The November jobs report from the Bureau of Labor Statistics showed the U.S. unemployment rate in the U.S. was down to 7.0% from 7.3% in October.
Many regional centers and developers may question how an improving unemployment rate at the national level will affect their ability to obtain high unemployment Targeted Employment Area (TEA) certifications. The answer to this question cannot be garnered from the headline rate of unemployment; rather the answer lies in the variation in unemployment rates among local areas relative to the national unemployment rate.
To qualify as a high unemployment area, area unemployment must be at least 150% of the national average. For calendar year 2012, the national unemployment rate was 8.1% – equating to a high unemployment threshold rate of 12.2%. Therefore, the high unemployment threshold rate, if based on November’s 7.0% unemployment rate, would fall to 10.5%. The lower threshold unemployment rate for qualifying high unemployment areas indicates a lower hurdle in absolute terms but one must remember that a decrease in the national unemployment rate typically indicates lower local area unemployment. In other words, unemployment rates at the local level will also likely be falling if the national unemployment rate is falling. Of course, it is possible for the local area unemployment rates to increase while national rates are decreasing. Accordingly, the headline unemployment rate is not as important as the change in local area unemployment in comparison to the change in the national unemployment rate.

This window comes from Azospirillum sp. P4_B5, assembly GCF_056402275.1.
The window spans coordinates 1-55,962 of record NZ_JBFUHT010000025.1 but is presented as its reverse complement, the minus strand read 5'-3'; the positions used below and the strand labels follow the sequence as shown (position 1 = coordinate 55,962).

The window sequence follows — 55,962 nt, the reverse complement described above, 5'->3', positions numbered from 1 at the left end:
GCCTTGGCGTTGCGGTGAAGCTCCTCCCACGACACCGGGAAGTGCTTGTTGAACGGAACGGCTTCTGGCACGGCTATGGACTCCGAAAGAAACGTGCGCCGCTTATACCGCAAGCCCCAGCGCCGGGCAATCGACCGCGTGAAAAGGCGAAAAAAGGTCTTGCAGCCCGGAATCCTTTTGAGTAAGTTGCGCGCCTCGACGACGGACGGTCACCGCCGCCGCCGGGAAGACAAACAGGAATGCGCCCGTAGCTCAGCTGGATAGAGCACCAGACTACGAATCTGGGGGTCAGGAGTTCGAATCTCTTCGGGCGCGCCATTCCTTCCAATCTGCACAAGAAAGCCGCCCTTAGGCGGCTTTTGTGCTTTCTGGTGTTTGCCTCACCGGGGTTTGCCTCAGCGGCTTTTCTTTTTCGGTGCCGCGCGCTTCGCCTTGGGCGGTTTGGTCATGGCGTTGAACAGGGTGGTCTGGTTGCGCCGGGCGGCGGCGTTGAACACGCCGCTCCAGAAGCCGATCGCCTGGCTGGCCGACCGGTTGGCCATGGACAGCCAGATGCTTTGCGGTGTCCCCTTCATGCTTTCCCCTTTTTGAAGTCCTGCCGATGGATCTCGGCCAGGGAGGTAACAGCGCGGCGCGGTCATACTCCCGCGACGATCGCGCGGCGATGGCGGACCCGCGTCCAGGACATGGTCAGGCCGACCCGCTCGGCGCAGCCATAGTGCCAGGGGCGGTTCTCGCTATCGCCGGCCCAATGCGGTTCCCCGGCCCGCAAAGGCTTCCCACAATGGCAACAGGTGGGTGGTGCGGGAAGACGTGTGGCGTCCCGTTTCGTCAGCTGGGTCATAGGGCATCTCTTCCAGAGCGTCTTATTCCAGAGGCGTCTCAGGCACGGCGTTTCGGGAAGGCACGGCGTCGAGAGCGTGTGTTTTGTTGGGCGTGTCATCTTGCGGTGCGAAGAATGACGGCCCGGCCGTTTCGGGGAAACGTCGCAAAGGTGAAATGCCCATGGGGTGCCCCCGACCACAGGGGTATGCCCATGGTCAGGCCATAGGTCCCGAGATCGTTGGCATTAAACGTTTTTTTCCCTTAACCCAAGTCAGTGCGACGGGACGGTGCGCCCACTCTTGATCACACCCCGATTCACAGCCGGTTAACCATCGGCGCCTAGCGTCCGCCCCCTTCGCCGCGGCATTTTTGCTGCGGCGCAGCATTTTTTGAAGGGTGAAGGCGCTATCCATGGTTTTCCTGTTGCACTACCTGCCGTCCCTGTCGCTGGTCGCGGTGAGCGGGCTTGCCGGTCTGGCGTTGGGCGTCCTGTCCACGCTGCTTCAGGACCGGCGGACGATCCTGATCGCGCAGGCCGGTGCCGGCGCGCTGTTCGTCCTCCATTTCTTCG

As national and local area unemployment rates change over time, the process to evaluate prospective TEA sites remains unchanged. A prospective site must be evaluated on an individual basis considering the local area unemployment conditions, while keeping in mind the methods and processes used by the corresponding state agency that has been designated to certify TEAs.